Blair on Iraq: "Happy to go through it all again"

I'm ready to face inquiry, says Blair

Tony Blair has emerged on CNN to make his first public comments on the Iraq inquiry since it opened last week.

He insists he's ready to face scrutiny:

I've been through these issues many, many times over the past few years and I'm very happy to go through them again.

To which we can only reply: "So are we, Tony, so are we."

Unsurprisingly, Blair denies the Mail on Sunday's exclusive report that Lord Goldsmith wrote to him in July 2002 warning that removing Saddam Hussein from power would be illegal.

He also insists that he does not feel "betrayed" by the former US ambassador Sir Christopher Meyer, who told the inquiry that Blair's position on regime change "tightened" after the 2002 meeting at Bush's Crawford ranch.

Blair ends, amusingly, by misquoting President Truman:

I think it was one of your presidents that once said, "If you can't stand the heat don't come into the kitchen", and that's my view of politics.

If Chilcot does his job (and I remain he confident he will), Blair will be wishing by the end that he was out of the kitchen.

 

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George Eaton is political editor of the New Statesman.

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Italian PM Matteo Renzi resigns after referendum No vote

Europe's right-wing populists cheered the result. 

Italy's centrist Prime Minister Matteo Renzi was forced to resign late on Sunday after he lost a referendum on constitutional change.

With most ballots counted, 60 per cent of Italians voted No to change, according to the BBC. The turn out was nearly 70 per cent.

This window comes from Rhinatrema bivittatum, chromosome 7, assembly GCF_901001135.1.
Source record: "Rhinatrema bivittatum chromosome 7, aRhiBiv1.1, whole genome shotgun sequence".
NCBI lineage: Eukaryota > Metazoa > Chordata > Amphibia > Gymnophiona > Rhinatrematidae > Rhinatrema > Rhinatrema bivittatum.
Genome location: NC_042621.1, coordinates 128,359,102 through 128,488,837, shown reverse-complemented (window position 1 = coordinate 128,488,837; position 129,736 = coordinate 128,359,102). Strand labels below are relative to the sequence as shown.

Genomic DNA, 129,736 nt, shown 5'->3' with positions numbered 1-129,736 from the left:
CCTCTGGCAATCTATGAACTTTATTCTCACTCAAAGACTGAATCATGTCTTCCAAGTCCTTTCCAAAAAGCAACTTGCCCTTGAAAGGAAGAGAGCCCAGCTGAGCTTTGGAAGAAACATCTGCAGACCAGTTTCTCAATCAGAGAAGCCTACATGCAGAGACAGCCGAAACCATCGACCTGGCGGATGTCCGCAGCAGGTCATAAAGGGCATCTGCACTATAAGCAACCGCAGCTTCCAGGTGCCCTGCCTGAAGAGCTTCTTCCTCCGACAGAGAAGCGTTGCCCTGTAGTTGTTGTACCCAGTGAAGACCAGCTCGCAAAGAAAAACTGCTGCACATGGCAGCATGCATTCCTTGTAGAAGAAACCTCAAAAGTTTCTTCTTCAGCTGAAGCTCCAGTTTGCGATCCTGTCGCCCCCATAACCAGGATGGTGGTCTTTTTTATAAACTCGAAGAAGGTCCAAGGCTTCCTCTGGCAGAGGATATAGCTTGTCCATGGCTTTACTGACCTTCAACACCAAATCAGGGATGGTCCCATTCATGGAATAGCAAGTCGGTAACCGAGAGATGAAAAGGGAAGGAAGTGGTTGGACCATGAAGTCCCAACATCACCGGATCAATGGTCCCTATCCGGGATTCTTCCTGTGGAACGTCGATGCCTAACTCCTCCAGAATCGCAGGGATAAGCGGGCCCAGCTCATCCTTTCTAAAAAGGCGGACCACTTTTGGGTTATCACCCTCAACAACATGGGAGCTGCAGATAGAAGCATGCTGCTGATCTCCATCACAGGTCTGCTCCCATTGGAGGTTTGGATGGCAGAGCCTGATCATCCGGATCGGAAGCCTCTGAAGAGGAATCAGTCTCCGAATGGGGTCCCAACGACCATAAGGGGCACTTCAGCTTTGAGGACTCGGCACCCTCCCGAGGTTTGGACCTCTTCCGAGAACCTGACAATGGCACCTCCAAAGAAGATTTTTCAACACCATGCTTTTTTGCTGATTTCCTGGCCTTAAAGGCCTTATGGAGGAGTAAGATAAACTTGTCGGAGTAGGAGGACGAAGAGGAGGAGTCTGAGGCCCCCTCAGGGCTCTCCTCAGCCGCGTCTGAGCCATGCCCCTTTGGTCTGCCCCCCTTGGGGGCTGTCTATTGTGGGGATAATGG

Voters were asked whether they backed a reform to Italy's complex political system, but right-wing populists have interpreted the referendum as a wider poll on the direction of the country.

Before the result, former Ukip leader Nigel Farage tweeted: "Hope the exit polls in Italy are right. This vote looks to me to be more about the Euro than constitutional change."

The leader of France's far-right Front National, Marine Le Pen, tweeted "bravo" to her Eurosceptic "friend" Matteo Salvini, a politician who campaigned for the No vote. She described the referendum result as a "thirst for liberty". 

In his resignation speech, Renzi told reporters he took responsibility for the outcome and added "good luck to us all". 

Since gaining office in 2014, Renzi has been a reformist politician. He introduced same-sex civil unions, made employment laws more flexible and abolished small taxes, and was known by some as "Europe's last Blairite".

However, his proposed constitutional reforms divided opinion even among liberals, because of the way they removed certain checks and balances and handed increased power to the government.

 

Julia Rampen is the editor of The Staggers, The New Statesman's online rolling politics blog. She was previously deputy editor at Mirror Money Online and has worked as a financial journalist for several trade magazines.